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Purpose. Ethics is too-often relegated to a stand-alone course taken late in engineering programs, rather than effectively integrated into core coursework [1, 2]. Faculty sometimes have concerns that such integration will be challenging for students to manage or might distract them from core content. However, ethics-across-the-curriculum helps students understand the link between the engineering work and its positive and negative impacts and also see ethical considerations as part of engineering, rather than an add-on [2, 3]. In this study, therefore, we investigated opportunities for integration of ethics education into design challenges.

Methodology. We collected data in a first-year, 1-credit chemical engineering course that included an entrepreneurial design challenge (OPE challenge) and a community-based design challenge (AMD challenge). Both challenges culminated in short, video-recorded team pitches of their design solutions. We conducted qualitative analysis, coding the videos from five semesters (N= 69 four- to five-member teams). Specifically, we attended to ethical reasoning (nonmaleficence, beneficence, stakeholder agency and just distribution of risks and benefits). We compared the design challenges in terms of the kinds of ethical considerations students made using a two-tailed sign test.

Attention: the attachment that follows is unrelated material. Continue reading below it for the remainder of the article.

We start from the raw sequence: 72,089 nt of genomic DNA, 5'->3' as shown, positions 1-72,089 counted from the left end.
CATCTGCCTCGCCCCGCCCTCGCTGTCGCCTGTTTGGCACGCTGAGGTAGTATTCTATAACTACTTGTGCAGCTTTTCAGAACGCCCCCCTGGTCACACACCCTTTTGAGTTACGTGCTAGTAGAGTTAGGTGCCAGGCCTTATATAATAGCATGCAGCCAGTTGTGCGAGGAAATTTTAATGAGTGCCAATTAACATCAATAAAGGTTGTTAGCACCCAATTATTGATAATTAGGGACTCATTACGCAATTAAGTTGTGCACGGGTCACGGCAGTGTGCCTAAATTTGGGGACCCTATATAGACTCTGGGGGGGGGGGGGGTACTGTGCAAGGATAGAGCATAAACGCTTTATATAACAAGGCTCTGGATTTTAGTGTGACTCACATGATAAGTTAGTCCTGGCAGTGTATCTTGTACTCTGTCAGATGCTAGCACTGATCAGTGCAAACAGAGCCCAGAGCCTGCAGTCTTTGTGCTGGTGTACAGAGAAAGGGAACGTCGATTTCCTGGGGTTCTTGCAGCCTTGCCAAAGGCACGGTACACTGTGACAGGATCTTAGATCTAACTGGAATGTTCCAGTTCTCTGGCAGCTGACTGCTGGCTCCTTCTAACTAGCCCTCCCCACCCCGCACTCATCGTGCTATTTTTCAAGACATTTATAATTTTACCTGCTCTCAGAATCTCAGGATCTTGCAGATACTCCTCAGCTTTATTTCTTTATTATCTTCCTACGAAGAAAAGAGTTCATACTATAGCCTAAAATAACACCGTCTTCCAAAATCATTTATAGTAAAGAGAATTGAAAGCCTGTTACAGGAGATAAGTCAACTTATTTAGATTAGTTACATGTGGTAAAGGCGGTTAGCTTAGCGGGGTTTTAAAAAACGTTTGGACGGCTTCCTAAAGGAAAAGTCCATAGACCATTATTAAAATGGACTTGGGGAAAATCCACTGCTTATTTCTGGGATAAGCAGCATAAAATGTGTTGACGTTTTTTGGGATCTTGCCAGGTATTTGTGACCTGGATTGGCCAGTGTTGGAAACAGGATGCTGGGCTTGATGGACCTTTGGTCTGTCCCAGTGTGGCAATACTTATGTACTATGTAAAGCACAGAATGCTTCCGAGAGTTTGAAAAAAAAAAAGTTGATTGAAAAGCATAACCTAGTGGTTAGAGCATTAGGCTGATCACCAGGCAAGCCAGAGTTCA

Results. In both challenges, students consider multiple points of view and described the benefits of their design solutions. Few students considered nonmaleficence. Some students provided detailed perspectives of needs or benefits for those form marginalized or vulnerable populations (children with special needs, elderly, Navajo Nation). In the acid mine drainage challenge, a few teams proposed expensive solutions and warranted these costs by emphasizing the damage to people and planet. Most teams proposed feasible solutions and considered specific community concerns. We found that the entrepreneurial challenge prompted significantly more teams to use beneficence in their arguments, z = 3.92, p < .001.

Conclusions and Implications. Our results demonstrate that even with limited prompting to do so, a realistic design challenge can support students to employ ethical reasoning. We found that few students considered nonmaleficence, suggesting the need for scaffolding. Likewise, although some students provided considered accounts of the needs of marginalized or vulnerable populations, specific scaffolding could better support this.

Hedayati Mehdiabadi, A., & James, J. O., & Svihla, V. (2019, June), Ethical Reasoning in First-Year Engineering Design Paper presented at 2019 ASEE Annual Conference & Exposition , Tampa, Florida. 10.18260/1-2--32757